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New Mexico Tech instructors take pride in developing and maintaining a difficult curriculum. Tech professors have a long list of publications. In many cases, Tech professors have literally written their own text books. Our professors are recognized nationally for research, but they also take pride in teaching classes at all levels, from introductory classes to doctoral-level instruction.

An interesting study by the National Science Foundation showed that the research university in Socorro makes the grade for awarding the highest percentage of doctoral degrees among all the nation’s public universities.

New Mexico Tech is 15th in the nation and No. 1 among public universities for the percentage of bachelor’s students who later complete a Ph.D.

The National Science Foundation examined doctoral degrees awarded at all U.S. universities from 1997-2006. During that period, 118 students who earned bachelor’s degrees at New Mexico Tech were awarded Ph.Ds. In other words, 8.7 percent of Tech graduates went on to complete a doctoral degree during that decade.

“People who end up getting a doctoral degree – where did they get their bachelor’s?” said Dr. Van Romero, Vice President of Research. “The idea is that students need a good foundation to get a Ph.D. What schools do that? By this measure, our students get the best undergraduate education of any public school.”

New Mexico Tech is ranked by every major magazine as a top university in the nation – Newsweek, Forbes, U.S. News & World Report, Washington Monthly and The Princeton Review. However, the NSF study mentioned above speaks volumes about the preparation Tech students get during their undergraduate years.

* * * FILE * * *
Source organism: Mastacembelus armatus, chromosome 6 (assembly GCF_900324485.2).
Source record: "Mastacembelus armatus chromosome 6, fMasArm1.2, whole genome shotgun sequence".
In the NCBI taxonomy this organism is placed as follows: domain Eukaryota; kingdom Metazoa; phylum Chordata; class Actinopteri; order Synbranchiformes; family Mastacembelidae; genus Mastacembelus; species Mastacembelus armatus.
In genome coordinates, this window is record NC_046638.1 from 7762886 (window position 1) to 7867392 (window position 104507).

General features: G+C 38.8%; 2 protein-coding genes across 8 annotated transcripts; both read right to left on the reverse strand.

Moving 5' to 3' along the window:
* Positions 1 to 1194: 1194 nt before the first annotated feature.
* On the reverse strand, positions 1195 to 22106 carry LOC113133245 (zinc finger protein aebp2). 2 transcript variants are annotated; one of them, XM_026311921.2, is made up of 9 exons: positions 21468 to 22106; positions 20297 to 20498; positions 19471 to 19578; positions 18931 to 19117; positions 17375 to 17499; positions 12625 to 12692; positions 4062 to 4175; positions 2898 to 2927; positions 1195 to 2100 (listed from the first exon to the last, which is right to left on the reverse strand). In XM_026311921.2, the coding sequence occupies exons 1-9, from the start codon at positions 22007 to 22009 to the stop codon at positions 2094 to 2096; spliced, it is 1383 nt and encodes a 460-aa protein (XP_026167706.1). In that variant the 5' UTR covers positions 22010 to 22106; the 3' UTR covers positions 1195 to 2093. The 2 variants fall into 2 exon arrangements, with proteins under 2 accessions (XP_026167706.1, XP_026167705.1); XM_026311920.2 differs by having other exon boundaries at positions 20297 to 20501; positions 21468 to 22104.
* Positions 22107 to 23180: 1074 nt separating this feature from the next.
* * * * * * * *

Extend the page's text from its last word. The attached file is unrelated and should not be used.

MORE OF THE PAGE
Every student at New Mexico Tech is required to take six basic science courses: Math 131 and 132 (Calc I and Calc II), Physics 121 and 122 and Chemistry 121 and 122. Even the psychology and management majors must take these classes. Tech is a science and engineering school, after all. 

A crucial part of completing a degree is the “capstone project.” In engineering disciplines, students must successfully complete the Senior Design. These classes are team-based, real-world projects that often pair students with private companies, government agencies or branches of the military. 

Most of the Senior Design classes last two semesters and mimic the life cycle of an industrial engineering project. Students are given a real challenge and asked to find a solution. They work with a budget, deadlines, planning and teamwork.

In addition, Tech students have the opportunity to participate in clubs sponsored by professional societies and advised by professors.
The line between research and instruction is often blurred at New Mexico Tech. In many cases, research is instruction and instruction is research. Many Tech students are cited as authors of technical or scientific papers before they earn a bachelor’s degree.

Here are a few examples of some student and faculty successes that highlight the excellent teaching available at New Mexico Tech:

Every year, the mechanical engineering Senior Design Clinic teams competed in the National Mini-Baja competition and the SAE Aero Competition. The Mini-Baja team of eight students finished in the top 10 out of more than 150 schools in 2008. Team Canary placed in the top 20 nationally in 2010.

The Magdalena Ridge Observatory’s 2.4-meter telescope is a key research instrument at New Mexico Tech, but the installation is also used for instruction. An introductory class in physics gives freshmen the opportunity to observe and characterize asteroids. The telescope also hosts a class for students in the Master’s of Science Teaching program.